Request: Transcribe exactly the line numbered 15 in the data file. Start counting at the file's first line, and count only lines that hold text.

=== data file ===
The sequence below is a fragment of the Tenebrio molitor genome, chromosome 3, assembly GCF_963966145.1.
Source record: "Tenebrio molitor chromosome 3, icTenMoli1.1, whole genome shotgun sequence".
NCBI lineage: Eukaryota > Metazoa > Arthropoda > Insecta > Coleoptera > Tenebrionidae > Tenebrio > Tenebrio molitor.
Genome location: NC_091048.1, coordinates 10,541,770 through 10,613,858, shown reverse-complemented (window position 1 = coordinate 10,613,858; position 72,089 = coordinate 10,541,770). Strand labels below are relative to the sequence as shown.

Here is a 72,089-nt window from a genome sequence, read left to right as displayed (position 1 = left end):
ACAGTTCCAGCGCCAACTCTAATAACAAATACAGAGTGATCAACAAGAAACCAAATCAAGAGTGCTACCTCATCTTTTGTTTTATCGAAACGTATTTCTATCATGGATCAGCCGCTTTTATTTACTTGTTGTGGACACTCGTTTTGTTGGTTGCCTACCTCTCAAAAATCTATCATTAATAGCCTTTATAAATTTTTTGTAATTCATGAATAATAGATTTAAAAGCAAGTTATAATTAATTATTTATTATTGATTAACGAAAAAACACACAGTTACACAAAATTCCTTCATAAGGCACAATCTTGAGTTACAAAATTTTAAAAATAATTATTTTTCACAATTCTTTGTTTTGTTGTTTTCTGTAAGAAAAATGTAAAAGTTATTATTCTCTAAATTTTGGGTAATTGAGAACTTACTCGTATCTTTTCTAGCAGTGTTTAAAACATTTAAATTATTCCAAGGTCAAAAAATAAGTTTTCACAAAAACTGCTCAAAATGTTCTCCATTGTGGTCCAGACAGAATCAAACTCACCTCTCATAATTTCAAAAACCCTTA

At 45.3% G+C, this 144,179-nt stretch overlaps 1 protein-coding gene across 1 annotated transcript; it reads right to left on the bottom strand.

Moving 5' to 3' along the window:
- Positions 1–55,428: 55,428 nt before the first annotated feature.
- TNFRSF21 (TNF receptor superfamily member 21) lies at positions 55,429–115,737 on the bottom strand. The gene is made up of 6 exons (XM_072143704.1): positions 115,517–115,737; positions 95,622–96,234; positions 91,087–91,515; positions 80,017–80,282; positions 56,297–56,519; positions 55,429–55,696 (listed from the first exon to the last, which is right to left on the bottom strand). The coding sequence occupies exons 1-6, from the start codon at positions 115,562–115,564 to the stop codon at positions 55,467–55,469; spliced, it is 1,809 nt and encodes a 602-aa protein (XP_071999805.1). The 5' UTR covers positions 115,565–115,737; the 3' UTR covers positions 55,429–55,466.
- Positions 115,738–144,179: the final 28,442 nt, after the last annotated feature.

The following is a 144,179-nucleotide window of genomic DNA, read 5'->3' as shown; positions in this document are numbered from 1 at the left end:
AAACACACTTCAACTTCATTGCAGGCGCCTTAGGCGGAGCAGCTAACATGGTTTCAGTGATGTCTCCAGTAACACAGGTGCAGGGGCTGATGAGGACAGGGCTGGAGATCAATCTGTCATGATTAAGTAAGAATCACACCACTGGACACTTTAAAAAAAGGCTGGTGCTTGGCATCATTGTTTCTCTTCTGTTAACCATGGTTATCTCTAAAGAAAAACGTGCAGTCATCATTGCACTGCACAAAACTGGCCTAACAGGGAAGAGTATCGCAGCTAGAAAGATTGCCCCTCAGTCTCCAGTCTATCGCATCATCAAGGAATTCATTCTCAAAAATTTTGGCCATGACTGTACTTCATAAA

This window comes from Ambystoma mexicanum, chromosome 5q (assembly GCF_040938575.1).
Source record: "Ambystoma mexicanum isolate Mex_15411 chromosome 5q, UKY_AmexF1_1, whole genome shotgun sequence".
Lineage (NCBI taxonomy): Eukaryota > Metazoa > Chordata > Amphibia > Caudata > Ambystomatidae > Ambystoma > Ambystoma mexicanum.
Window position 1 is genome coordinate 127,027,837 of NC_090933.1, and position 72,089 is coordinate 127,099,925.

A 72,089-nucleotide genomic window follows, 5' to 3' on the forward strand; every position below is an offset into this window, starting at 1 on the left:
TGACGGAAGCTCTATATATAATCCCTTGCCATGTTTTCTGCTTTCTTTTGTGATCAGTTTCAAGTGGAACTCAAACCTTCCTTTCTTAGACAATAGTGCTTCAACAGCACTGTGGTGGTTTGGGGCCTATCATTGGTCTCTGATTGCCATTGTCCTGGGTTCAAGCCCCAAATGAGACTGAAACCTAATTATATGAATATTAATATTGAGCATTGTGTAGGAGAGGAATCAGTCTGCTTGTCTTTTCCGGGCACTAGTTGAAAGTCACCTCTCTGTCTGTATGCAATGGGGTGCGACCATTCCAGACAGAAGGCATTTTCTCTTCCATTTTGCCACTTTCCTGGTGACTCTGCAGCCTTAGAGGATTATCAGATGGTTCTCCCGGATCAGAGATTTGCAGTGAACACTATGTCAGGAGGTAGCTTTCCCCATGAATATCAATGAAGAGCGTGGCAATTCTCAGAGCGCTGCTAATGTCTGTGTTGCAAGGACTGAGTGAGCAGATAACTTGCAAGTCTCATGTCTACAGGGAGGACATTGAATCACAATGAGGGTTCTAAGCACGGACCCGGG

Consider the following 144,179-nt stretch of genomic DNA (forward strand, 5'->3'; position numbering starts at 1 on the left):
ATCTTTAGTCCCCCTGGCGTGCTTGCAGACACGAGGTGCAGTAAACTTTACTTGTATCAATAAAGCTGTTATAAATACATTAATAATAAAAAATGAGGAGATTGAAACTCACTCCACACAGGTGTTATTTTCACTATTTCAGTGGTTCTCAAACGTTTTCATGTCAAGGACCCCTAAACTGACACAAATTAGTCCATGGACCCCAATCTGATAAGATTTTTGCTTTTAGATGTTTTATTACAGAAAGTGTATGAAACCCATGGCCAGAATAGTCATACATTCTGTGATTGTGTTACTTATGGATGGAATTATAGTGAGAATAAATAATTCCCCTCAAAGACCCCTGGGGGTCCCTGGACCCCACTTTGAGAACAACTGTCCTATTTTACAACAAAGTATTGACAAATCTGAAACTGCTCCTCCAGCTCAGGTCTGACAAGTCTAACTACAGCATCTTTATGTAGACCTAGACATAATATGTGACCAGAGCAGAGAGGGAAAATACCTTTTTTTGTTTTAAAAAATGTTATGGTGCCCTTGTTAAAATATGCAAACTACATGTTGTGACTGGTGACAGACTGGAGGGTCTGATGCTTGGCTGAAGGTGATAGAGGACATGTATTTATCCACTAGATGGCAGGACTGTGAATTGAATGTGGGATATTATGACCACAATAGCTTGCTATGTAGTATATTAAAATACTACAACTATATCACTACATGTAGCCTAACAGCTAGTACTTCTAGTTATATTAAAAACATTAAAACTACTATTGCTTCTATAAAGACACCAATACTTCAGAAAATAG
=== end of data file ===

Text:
Source record: "Ambystoma mexicanum isolate Mex_15411 chromosome 5q, UKY_AmexF1_1, whole genome shotgun sequence".